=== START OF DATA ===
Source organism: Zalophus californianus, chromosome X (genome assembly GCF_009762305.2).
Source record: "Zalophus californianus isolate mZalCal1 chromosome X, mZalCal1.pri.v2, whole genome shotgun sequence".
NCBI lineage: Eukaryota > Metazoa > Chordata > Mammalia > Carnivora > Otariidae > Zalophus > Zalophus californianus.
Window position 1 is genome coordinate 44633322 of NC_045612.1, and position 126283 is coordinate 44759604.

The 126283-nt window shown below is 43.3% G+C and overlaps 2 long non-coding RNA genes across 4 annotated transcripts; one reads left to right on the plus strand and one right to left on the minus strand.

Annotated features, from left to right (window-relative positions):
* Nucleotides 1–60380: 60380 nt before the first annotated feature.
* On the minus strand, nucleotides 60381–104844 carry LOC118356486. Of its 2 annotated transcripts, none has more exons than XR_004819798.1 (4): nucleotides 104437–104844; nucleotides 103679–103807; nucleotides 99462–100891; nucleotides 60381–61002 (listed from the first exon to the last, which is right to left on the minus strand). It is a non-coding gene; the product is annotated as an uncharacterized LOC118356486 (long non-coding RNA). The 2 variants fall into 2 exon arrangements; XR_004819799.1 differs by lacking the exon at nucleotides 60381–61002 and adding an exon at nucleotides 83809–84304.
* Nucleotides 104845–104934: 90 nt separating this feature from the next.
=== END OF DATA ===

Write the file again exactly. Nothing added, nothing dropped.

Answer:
Source organism: Zalophus californianus, chromosome X (genome assembly GCF_009762305.2).
Source record: "Zalophus californianus isolate mZalCal1 chromosome X, mZalCal1.pri.v2, whole genome shotgun sequence".
NCBI lineage: Eukaryota > Metazoa > Chordata > Mammalia > Carnivora > Otariidae > Zalophus > Zalophus californianus.
Window position 1 is genome coordinate 44633322 of NC_045612.1, and position 126283 is coordinate 44759604.

The 126283-nt window shown below is 43.3% G+C and overlaps 2 long non-coding RNA genes across 4 annotated transcripts; one reads left to right on the plus strand and one right to left on the minus strand.

Annotated features, from left to right (window-relative positions):
* Nucleotides 1–60380: 60380 nt before the first annotated feature.
* On the minus strand, nucleotides 60381–104844 carry LOC118356486. Of its 2 annotated transcripts, none has more exons than XR_004819798.1 (4): nucleotides 104437–104844; nucleotides 103679–103807; nucleotides 99462–100891; nucleotides 60381–61002 (listed from the first exon to the last, which is right to left on the minus strand). It is a non-coding gene; the product is annotated as an uncharacterized LOC118356486 (long non-coding RNA). The 2 variants fall into 2 exon arrangements; XR_004819799.1 differs by lacking the exon at nucleotides 60381–61002 and adding an exon at nucleotides 83809–84304.
* Nucleotides 104845–104934: 90 nt separating this feature from the next.